B. Diversity Jurisdiction under the CAFA
Under the CAFA, federal courts have jurisdiction in diversity, with exceptions not at issue here, see 28 U.S.C. § 1332(d)(3), (d)(4), (d)(5), (d)(9), over class actions with one hundred or more class members, see 28 U.S.C. § 1332(d)(5)(B), in which any member of the plaintiff class is a citizen of a state different from that of any defendant, or any member of a plaintiff class or any defendant is a foreign state or a citizen or subject of a foreign state. See 28 U.S.C. § 1332(d)(2). In a class action in which the CAFA's requirement of minimal diversity is met, a federal court has jurisdiction if, after aggregating class members' claims, more than $5 million, exclusive of interest and costs, is in controversy. See 28 U.S.C. § 1332(d)(2), (d)(6). Class actions filed in state court that satisfy the jurisdictional prerequisites of the CAFA are subject to removal to federal court. See 28 U.S.C. § 1453(a), (b).
"The CAFA is not retroactive and therefore only applies to class actions which are 'commenced on or after the date of enactment' of the statute, February 18, 2005." Schillinger v. 360 Networks USA, Inc., Civil No. 06-138-GPM, 2006 WL 1388876, at *2 (S.D. Ill. May 18, 2006) (quoting Pub. L. 109-2, § 9, 119 Stat. 4). In general, a class action is commenced for purposes of removal under the CAFA on the date it originally was filed in state court. See Knudsen v. Liberty Mut. Ins. Co., 411 F.3d 805, 806 (7th Cir. 2005). In some instances, however, an amendment to a complaint may commence (or perhaps more correctly, recommence) a class action after the effective date of the CAFA so as to make the action removable under the statute. "An amended complaint kicks off a new action only if, under the procedural law of the state in which the suit was filed, it does not 'relate back' to the original complaint." Santamarina v. Sears, Roebuck & Co., 466 F.3d 570, 573 (7th Cir. 2006) (citations omitted).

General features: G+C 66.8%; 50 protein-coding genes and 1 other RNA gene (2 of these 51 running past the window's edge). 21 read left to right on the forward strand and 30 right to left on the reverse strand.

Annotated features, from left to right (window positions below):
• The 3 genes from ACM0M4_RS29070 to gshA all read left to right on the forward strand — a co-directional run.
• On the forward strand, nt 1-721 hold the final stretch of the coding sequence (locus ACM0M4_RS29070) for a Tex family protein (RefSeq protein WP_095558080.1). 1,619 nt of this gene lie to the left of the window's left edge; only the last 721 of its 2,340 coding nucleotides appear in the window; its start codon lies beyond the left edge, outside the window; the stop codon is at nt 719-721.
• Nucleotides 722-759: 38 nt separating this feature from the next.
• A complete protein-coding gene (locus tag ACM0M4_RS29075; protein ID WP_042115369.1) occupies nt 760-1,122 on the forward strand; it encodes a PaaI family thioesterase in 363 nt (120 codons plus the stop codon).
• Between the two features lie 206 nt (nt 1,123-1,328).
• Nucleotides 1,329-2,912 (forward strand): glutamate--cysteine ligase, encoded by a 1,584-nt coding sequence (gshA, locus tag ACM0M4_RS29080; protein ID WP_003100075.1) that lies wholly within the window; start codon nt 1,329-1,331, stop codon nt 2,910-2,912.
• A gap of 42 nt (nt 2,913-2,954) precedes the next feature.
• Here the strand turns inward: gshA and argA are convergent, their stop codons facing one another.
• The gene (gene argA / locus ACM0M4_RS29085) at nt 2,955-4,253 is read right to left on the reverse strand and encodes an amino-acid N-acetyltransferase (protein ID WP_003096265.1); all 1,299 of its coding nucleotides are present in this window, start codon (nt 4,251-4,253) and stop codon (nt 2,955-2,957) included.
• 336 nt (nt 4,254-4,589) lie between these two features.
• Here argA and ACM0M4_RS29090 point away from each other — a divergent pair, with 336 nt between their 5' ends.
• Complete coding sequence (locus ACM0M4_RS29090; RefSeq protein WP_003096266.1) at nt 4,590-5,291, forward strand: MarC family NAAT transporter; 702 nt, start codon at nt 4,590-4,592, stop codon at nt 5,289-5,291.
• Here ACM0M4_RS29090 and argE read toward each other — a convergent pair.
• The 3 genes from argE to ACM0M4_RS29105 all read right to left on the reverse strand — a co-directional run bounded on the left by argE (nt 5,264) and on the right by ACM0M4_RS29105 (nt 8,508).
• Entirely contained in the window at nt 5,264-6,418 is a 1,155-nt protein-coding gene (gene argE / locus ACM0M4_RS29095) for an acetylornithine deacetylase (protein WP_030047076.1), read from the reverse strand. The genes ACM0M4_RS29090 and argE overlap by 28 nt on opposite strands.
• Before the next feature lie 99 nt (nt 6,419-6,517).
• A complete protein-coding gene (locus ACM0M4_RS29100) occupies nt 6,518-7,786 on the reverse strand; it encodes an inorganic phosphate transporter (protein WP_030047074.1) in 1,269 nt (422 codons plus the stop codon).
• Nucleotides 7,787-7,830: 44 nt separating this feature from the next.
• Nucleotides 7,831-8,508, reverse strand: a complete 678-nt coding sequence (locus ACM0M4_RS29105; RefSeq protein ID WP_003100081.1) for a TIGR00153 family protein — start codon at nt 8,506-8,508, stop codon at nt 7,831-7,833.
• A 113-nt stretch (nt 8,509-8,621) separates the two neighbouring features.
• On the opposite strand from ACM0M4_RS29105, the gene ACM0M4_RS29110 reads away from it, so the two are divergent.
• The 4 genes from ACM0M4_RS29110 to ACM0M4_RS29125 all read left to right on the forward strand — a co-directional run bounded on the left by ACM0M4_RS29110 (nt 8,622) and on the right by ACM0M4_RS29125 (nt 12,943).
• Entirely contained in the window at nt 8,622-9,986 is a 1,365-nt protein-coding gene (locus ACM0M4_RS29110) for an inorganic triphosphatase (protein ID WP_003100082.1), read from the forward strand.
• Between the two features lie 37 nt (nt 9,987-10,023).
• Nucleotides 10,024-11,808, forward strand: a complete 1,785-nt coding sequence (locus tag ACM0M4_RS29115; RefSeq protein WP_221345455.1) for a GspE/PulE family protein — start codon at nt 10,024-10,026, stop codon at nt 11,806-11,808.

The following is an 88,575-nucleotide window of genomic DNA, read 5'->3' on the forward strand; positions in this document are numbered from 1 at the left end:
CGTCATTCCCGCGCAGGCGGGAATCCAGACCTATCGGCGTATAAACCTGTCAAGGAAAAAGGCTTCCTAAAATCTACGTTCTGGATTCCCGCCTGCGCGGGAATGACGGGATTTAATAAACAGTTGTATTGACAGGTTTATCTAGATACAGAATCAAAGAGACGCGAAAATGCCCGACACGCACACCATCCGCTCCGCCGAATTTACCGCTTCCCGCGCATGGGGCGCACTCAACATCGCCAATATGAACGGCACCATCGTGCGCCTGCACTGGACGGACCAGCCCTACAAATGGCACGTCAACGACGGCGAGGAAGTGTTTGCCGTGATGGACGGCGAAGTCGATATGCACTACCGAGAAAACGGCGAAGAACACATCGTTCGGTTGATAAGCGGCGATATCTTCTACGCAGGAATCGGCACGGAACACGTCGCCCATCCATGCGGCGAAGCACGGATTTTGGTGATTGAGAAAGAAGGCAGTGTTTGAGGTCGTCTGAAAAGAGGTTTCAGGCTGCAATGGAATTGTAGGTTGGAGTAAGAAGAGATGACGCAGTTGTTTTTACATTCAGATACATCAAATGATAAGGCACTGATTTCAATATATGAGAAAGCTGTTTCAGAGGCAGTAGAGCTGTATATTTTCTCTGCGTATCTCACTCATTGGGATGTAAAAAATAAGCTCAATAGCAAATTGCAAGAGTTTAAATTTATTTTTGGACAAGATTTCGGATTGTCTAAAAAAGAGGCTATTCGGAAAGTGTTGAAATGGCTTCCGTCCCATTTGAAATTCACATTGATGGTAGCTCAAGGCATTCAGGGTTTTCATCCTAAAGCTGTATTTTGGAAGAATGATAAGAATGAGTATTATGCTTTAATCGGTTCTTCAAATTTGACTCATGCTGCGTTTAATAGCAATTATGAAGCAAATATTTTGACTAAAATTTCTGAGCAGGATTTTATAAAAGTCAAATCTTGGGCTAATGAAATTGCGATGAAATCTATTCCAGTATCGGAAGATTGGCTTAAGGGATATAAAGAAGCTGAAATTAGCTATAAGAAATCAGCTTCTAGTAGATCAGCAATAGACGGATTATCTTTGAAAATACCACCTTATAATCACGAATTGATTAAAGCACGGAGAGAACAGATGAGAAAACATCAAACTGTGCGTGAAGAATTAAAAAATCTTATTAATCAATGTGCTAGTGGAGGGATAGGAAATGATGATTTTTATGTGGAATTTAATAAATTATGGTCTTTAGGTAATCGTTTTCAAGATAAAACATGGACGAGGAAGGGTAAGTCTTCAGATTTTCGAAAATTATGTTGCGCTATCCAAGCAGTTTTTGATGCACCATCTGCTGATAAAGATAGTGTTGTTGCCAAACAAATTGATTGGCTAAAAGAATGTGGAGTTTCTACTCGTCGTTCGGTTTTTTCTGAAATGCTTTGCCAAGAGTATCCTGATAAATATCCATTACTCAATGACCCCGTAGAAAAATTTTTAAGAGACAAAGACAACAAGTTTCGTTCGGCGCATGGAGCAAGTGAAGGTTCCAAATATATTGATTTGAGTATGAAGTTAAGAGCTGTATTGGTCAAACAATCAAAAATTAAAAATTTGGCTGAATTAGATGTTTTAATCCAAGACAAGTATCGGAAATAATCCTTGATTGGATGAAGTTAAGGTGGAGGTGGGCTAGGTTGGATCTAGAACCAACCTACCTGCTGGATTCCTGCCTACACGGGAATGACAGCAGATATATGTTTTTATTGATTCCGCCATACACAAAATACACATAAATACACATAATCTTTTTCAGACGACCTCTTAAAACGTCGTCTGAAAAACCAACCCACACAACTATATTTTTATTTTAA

"The criterion of relation back is whether the original complaint gave the defendant enough notice of the nature and scope of the plaintiff's claim that he shouldn't have been surprised by the amplification of the allegations of the original complaint in the amended one." Id. (citations omitted). Under Illinois law, as under federal law, an amendment "relates back" when it arises out of "the same transaction or occurrence set up in the original pleading." 735 ILCS 5/2-616(b); Chandler v. Illinois Central R.R., 207 Ill.2d 331, 346 (Ill. 2003); see FED.R.CIV.P. 15(c); Schorsch v. Hewlett-Packard, 417 F. 3d 748, 751 (7th Cir. 2005); Delgado-Brunet v. Clark, 93 F.3d 339, 343 (7th Cir. 1996).Illinois courts have also found that "an amendment relates back . . . when the original complaint 'furnished to the defendant all the information necessary . . . to prepare a defense to the claim subsequently asserted in the amended complaint.'" Boatmen's National Bank of Belleville v. Direct Lines, Inc., 167 Ill.2d 88, 102, 656 N.E.2d 1101, 1107 (Ill. 1995); Pierce v. Joe Keim Builders, Inc. 274 Ill.App.3d 371, 374, 653 N.E.2d 928, 931(Ill.App. 1995) (citations omitted) ("Thus, an amended complaint relates back only when the original complaint supplies defendant with all of the information necessary to prepare the defense to the claim asserted in the amended pleading."). The focus is not on the nature of the cause of action pled but on the identity of the transaction, i. e., ". . . if the defendant has been made aware of the occurrence or transaction which is the basis for the claim, he will be able to defend against the plaintiff's claim, whatever theory it may be predicated upon." Pierce, 274 Ill.App.3d at 374, 653 N.E.2d at 931 (citations omitted).